A byproduct of the layout refactor is that
blockGap can now be set at the block level in theme.json and via the global styles UI User interface, as gap styles are now also output via the above layout type class names, using direct CSS values, instead of the blockGap CSS variable
--wp--style--block-gap. For backwards compatibility with themes and blocks that rely on the CSS variable, the value defined for the root
styles.spacing.blockGap style is also output as a CSS property.
Note: The Gallery block currently does not support blockGap styles in theme.json as it relies on an ad-hoc approach to gap spacing to factor in widths of the image blocks.
Semantic class names in Layout support
Since WordPress 6.0, the Layout support outputs semantic class names for the layout properties
flexWrap, resulting in class names such as
With the changes in WordPress 6.1, combined with layout type-based class names, it is now possible to target a particular configuration of the Group block, e.g., the Stack variation via a rule such as
These semantic class names are only output for Layout properties that have been explicitly set.
By default, root padding, which can be set in Styles > Layout > Padding, is applied to the outermost wrapper element. On the front end that’s
wp-site-blocks; in the editor it’s
The problem with this approach is that it doesn’t allow for blocks to expand to full viewport width.
useRootPaddingAwareAlignments changes where left and right padding are applied, so that blocks set to full width can actually span the full viewport width.
How does it work?
Instead of the wrapper, left and right padding are added to the outermost container block that has a constrained layout set. Then, negative margins of the same value are added to any full width children of that block. Additionally, non-full width children of those full width blocks will also have left and right padding applied to them. This is so that the contents of a full width container block don’t bump against the sides of the viewport.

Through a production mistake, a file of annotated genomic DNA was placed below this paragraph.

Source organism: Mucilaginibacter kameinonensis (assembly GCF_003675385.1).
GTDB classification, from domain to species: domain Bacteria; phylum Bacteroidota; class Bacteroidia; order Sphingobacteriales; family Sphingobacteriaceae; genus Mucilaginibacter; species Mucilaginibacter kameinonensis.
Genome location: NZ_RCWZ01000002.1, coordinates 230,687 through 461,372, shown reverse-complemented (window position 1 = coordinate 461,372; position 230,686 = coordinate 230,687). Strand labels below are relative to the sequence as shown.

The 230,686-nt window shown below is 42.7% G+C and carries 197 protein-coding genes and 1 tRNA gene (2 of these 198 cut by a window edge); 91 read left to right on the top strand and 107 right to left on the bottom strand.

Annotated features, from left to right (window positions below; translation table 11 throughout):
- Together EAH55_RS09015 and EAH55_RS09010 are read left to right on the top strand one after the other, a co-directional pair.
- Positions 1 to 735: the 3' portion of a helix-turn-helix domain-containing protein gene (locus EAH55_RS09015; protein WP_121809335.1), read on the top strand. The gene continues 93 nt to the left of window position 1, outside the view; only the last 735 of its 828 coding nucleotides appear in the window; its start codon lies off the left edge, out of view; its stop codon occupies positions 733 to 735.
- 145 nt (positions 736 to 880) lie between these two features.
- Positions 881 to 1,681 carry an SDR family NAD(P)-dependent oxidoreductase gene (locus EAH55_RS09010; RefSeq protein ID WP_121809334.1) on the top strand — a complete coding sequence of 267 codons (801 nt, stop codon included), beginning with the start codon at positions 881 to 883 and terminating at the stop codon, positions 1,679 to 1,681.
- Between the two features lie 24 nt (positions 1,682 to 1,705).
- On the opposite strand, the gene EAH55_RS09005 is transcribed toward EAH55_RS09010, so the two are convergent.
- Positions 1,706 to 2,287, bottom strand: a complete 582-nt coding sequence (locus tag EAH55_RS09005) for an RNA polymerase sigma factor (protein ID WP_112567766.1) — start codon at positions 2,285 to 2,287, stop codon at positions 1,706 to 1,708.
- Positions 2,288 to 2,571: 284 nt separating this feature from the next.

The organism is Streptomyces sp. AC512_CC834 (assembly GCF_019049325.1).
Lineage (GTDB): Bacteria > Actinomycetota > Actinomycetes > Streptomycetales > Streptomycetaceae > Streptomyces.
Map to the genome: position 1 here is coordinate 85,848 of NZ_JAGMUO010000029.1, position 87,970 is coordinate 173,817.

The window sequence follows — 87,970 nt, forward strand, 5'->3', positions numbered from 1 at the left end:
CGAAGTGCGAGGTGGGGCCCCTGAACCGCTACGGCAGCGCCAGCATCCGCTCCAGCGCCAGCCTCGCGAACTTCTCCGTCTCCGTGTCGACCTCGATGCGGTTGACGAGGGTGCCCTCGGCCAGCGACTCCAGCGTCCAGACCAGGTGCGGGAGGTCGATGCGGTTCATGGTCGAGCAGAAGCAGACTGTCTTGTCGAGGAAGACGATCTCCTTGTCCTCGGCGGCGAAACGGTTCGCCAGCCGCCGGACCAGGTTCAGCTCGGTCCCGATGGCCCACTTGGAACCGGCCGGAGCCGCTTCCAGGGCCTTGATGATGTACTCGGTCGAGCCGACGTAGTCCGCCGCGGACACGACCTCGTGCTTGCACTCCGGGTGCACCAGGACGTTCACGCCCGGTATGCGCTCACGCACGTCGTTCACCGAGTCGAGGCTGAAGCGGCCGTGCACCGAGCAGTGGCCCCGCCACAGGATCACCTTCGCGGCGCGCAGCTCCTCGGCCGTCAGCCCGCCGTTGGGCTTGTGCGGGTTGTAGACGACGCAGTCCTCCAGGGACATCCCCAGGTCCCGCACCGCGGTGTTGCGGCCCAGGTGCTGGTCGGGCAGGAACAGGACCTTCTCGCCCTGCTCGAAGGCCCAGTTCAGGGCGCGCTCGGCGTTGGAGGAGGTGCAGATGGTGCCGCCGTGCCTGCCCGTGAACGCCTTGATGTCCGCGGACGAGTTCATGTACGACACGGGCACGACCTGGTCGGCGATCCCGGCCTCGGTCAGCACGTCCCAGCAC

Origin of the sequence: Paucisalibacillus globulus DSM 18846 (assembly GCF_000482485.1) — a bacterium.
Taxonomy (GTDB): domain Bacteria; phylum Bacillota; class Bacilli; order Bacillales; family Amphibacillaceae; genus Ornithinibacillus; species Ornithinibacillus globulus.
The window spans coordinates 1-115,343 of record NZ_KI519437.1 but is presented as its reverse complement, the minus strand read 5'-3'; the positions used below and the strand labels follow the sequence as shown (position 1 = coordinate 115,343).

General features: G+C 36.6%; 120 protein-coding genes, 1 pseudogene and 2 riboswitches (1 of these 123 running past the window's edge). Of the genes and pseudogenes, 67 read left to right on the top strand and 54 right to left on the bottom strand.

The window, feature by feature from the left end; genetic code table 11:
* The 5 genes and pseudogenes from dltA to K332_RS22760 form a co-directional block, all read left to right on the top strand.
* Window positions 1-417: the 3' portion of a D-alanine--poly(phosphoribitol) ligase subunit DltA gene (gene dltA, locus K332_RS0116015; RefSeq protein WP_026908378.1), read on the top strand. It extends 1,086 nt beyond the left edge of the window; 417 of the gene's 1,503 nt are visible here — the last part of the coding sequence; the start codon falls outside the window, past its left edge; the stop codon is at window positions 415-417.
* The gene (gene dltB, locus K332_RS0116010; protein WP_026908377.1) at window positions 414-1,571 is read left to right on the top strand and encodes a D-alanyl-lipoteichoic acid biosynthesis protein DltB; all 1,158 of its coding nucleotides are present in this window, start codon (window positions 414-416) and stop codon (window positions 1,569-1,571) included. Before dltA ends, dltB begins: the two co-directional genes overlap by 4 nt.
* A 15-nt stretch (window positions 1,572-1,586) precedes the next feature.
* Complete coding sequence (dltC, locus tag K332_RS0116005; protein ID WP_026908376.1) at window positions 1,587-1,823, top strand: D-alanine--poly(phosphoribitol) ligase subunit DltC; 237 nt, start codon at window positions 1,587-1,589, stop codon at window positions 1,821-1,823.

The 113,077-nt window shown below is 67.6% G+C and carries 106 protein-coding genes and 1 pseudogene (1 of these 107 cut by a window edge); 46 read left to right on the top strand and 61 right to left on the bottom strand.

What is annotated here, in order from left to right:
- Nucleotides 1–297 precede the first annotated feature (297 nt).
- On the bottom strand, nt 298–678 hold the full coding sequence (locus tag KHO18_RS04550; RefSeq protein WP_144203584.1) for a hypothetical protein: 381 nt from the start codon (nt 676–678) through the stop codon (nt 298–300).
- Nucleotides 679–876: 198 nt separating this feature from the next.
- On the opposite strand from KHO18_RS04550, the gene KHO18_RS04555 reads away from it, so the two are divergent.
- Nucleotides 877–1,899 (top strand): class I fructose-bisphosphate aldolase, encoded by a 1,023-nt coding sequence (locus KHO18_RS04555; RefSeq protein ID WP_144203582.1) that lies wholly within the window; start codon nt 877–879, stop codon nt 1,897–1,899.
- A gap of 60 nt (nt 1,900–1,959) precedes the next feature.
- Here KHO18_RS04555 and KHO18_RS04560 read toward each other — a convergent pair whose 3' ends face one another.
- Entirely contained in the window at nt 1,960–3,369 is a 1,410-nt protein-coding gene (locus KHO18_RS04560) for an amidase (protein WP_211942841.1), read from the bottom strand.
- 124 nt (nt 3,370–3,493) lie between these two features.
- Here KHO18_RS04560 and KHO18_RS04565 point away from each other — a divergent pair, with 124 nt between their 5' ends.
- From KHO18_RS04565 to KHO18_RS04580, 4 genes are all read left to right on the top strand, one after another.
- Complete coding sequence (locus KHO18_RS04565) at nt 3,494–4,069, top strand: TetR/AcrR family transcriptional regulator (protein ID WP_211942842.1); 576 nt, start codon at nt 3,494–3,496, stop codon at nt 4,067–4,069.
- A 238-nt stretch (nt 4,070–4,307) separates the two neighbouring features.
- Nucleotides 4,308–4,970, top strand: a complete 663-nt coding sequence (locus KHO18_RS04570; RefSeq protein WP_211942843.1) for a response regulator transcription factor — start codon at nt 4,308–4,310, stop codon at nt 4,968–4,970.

To enable this setting, in theme.json, add
"useRootPaddingAwareAlignments": true inside the settings object.
More background in Gutenberg ticket #42085.
Disable layout styles theme support
By default, WordPress outputs structural layout styles for blocks such as Group, Columns, Social icons and Buttons, as part of the layout block support. Until this point, some themes have been opting out of the generated base layout styles by using an undocumented approach of overriding or removing the
render_layout_support_flag callback on the
In WordPress 6.1, base layout styles have been consolidated as part of global styles output, so the existing approach of opting out of generated layout styles will no longer work. In its place, themes can now use a new theme support flag, called
disable-layout-styles. Themes can opt-in to this feature using the following code:
// Opt in to remove layout styles.
add_theme_support( 'disable-layout-styles' );
Using this new theme support flag ensures that the expected behavior is handled explicitly in code. It also allows themes that use this flag to still make use of semantic class names that are injected into layout blocks at render time, such as content justification classes.
Note: Opting into this feature will remove required styles for blocks such as Group, Columns, Social icons and Buttons, so themes that use this feature will need to supply their own structural layout styles in order for these blocks to render correctly in the editor and on the site’s frontend.
In most cases, particularly for blocks-based themes, the generated layout styles are preferable for ensuring the correct rendering of core blocks. For themes that are looking to adjust block spacing, view the handbook entry for “What is blockGap and how can I use it?”.
For more detail: Documentation > Block Editor > Explanation > Architecture > Layout styles
Props to @andrewserong for co-editing, @bph and @webcommsat for review